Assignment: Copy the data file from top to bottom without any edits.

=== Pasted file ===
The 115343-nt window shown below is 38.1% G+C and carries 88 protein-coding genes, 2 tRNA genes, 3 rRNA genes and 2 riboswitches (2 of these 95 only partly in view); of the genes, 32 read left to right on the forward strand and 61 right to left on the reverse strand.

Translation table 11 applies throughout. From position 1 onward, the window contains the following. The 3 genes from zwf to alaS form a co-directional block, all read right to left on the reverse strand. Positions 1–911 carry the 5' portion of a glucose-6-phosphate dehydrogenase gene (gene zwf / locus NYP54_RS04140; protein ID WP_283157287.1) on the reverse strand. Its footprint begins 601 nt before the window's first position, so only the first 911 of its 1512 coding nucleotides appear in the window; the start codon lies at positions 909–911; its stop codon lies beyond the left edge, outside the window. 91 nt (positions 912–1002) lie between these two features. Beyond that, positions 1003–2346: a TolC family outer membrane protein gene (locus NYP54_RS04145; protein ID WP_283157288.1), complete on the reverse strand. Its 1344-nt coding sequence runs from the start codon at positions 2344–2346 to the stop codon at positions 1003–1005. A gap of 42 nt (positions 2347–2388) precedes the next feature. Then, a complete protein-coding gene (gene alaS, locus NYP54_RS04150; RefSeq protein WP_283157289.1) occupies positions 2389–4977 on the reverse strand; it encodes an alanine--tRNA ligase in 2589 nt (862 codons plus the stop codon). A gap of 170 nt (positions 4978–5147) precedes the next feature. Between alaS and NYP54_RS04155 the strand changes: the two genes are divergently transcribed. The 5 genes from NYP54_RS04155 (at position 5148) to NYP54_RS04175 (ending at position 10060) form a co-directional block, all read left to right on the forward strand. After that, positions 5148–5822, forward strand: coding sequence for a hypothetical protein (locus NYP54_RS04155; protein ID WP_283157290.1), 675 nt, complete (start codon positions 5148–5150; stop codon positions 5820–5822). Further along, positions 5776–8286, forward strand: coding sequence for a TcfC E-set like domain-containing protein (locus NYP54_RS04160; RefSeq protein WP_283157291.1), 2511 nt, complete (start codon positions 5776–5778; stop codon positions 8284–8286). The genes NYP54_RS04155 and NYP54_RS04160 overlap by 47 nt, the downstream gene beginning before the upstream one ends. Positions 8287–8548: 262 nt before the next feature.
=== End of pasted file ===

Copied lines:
The 115343-nt window shown below is 38.1% G+C and carries 88 protein-coding genes, 2 tRNA genes, 3 rRNA genes and 2 riboswitches (2 of these 95 only partly in view); of the genes, 32 read left to right on the forward strand and 61 right to left on the reverse strand.

Translation table 11 applies throughout. From position 1 onward, the window contains the following. The 3 genes from zwf to alaS form a co-directional block, all read right to left on the reverse strand. Positions 1–911 carry the 5' portion of a glucose-6-phosphate dehydrogenase gene (gene zwf / locus NYP54_RS04140; protein ID WP_283157287.1) on the reverse strand. Its footprint begins 601 nt before the window's first position, so only the first 911 of its 1512 coding nucleotides appear in the window; the start codon lies at positions 909–911; its stop codon lies beyond the left edge, outside the window. 91 nt (positions 912–1002) lie between these two features. Beyond that, positions 1003–2346: a TolC family outer membrane protein gene (locus NYP54_RS04145; protein ID WP_283157288.1), complete on the reverse strand. Its 1344-nt coding sequence runs from the start codon at positions 2344–2346 to the stop codon at positions 1003–1005. A gap of 42 nt (positions 2347–2388) precedes the next feature. Then, a complete protein-coding gene (gene alaS, locus NYP54_RS04150; RefSeq protein WP_283157289.1) occupies positions 2389–4977 on the reverse strand; it encodes an alanine--tRNA ligase in 2589 nt (862 codons plus the stop codon). A gap of 170 nt (positions 4978–5147) precedes the next feature. Between alaS and NYP54_RS04155 the strand changes: the two genes are divergently transcribed. The 5 genes from NYP54_RS04155 (at position 5148) to NYP54_RS04175 (ending at position 10060) form a co-directional block, all read left to right on the forward strand. After that, positions 5148–5822, forward strand: coding sequence for a hypothetical protein (locus NYP54_RS04155; protein ID WP_283157290.1), 675 nt, complete (start codon positions 5148–5150; stop codon positions 5820–5822). Further along, positions 5776–8286, forward strand: coding sequence for a TcfC E-set like domain-containing protein (locus NYP54_RS04160; RefSeq protein WP_283157291.1), 2511 nt, complete (start codon positions 5776–5778; stop codon positions 8284–8286). The genes NYP54_RS04155 and NYP54_RS04160 overlap by 47 nt, the downstream gene beginning before the upstream one ends. Positions 8287–8548: 262 nt before the next feature.